As for the statement that "To go" can't function as a linking verb, that is not entirely correct either. Someone in this thread has already mentioned "going crazy", and all of us refrigerate food to prevent it from going bad.


Hmmm. My uses of "being good" and "doing good" are 100% kosher, and saying "I'm good" in the context of wanting another beer is grammatical (both because it is using "good" as an adjective and because it's idiomatic). As for using "to go" as a linking verb, I agree with you, but it's only used as a sort of linking verb in idiomatic expressions.

Which begs the question, why doesn't "going good" count as idiomatic? This is where I admit defeat. With a lot of people across America, "going good" is correct usage in the context of a jovial greeting. I'm biased towards academic, northern English. In my defense, though, "going good" would sound bad in a situation where a German in an English-speaking country would really need it, like a job interview or a business deal or something. Still, I change my mind. http://instruct.westvalley.edu/lafave/DFW_present_tense.html

[deactivated user]

    Except people say this all the time. It's a valid expression in English.


    People also say "I didn't do nothing" in some areas, but it isn't proper English. So no, it's not a valid expression.


    Next you'll be banning double negatives. And that's not fair because we ain't done nothing wrong!


    It drives me crazy when people use double negatives. There's no reason for it. Especially when, if they drop contractions and spell everything out, it is clearly nonsense. On the other hand, it gives me a good loophole if the person making such horrible mistakes is setting out rules. After all, if they told you, "You can't eat no dessert." then they really told you that you can/must eat dessert (depending on how you interpret aforesaid sentence). "Ain't" is another one of my pet peeves, but it isn't as bad as double negatives.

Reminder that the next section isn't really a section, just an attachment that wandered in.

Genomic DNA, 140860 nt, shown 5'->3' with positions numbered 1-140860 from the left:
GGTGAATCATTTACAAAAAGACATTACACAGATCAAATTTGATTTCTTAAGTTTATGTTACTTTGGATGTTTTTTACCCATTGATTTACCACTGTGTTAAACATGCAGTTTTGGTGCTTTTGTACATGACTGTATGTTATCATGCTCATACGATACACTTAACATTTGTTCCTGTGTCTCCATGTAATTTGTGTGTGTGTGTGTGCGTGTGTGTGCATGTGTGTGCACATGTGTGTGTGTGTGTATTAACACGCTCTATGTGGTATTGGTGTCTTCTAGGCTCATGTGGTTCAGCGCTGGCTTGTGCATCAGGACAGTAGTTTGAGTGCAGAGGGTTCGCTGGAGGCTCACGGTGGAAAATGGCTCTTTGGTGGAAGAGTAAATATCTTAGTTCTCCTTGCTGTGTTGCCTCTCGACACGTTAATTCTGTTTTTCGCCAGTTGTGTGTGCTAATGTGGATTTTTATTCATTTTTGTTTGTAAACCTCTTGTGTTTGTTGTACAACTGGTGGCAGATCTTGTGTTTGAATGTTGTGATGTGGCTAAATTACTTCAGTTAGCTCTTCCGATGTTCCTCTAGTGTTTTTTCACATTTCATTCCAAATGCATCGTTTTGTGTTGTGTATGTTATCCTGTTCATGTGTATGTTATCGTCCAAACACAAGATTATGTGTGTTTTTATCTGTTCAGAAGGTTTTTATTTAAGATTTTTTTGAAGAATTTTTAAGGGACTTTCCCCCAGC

Sure, if you want to teach foreigners to speak English "real good" - then, by all means, accept it as a correct answer. (And while we are at it, let's also allow for an unlimited number of "like" and "totally" in every sentence - after all some people talk like that all the time.) If the goal is to help the learners speak really well, on the other hand...


    Saison sounds like it's a French word. Is a bit of German derived from French?


    Like every language, German has borrowed words from other languages. I've read that when German takes on a foreign language they tend to lean closer to the native pronunciation so French borrowed words will still sound a bit French.

    Of course that's just a tendency so of course not everything follows those rules.


    I thought the same thing


    This is an interesting discussion about "going well" or "going good". Isn't it interesting that the "rule" says that "going well" is correct even though "going good" is commonly used? Personally, I think that grammar rules should be flexible and allow for modern usage, dialects, and innovations, so I am more of a descriptive linguist. I know, though, that there are many people out there that are in the other camp; they are prescriptive linguists. Here's a discussion on the subject: http://faculty.washington.edu/lauramcg/courses/ling200/ppt/lect2_intro2.pdf


    The present season is going well - is marked wrong. Why?


    Report it. "Current" and "present" are largely interchangeable when used in reference to time periods.


    why not "the present season" ?


    I put present as well and it was marked wrong, but Im going to complain.


    We cannot say that the translations proposed are always "good" English...


    I love how the female voice suddenly switches to French when it says "Saison" :)


    Because that's what Germans do :)


    Why would you choose to say Saison over Jahreszeit?


    Why would you choose to say Saison over Jahreszeit?

    When "season" does not mean "one of spring - summer - fall/autumn- winter" but means something more abstract such as "the current mountain-climbing season" or "the current fashion season" or "the hunting season".


    I love the sudden french pronunciation in the middle of the sentence.


    Just heard the new male voice... woah...


    "The actual season goes well" was marked wrong


    How bout actual? Isnt it the same as current? Or similiar at least?


    No -- false friends.

    In English, "actual" means something like "real".

    In most other European languages, it means "current".


    I had noticed the same thing while taking the Spanish course, "actualmente" means "currently". It was hard for me to adjust to that translation (since it is so close to the English "actually"). It is easier now that I see the parallel in German. I wonder how the English came to be different if this is true of most European languages.


    I have written "the actual season goes good" and got a repsonse that I wrote "The active season goes fine.". Weird.

    [deactivated user]

      The speaker's pronunciation of 'Saison' is terrible. He seems to be suffering from a very bad cold.


      hello every one, :) please let me know when we should choose between "Jahrzeit" and "Saison" thanks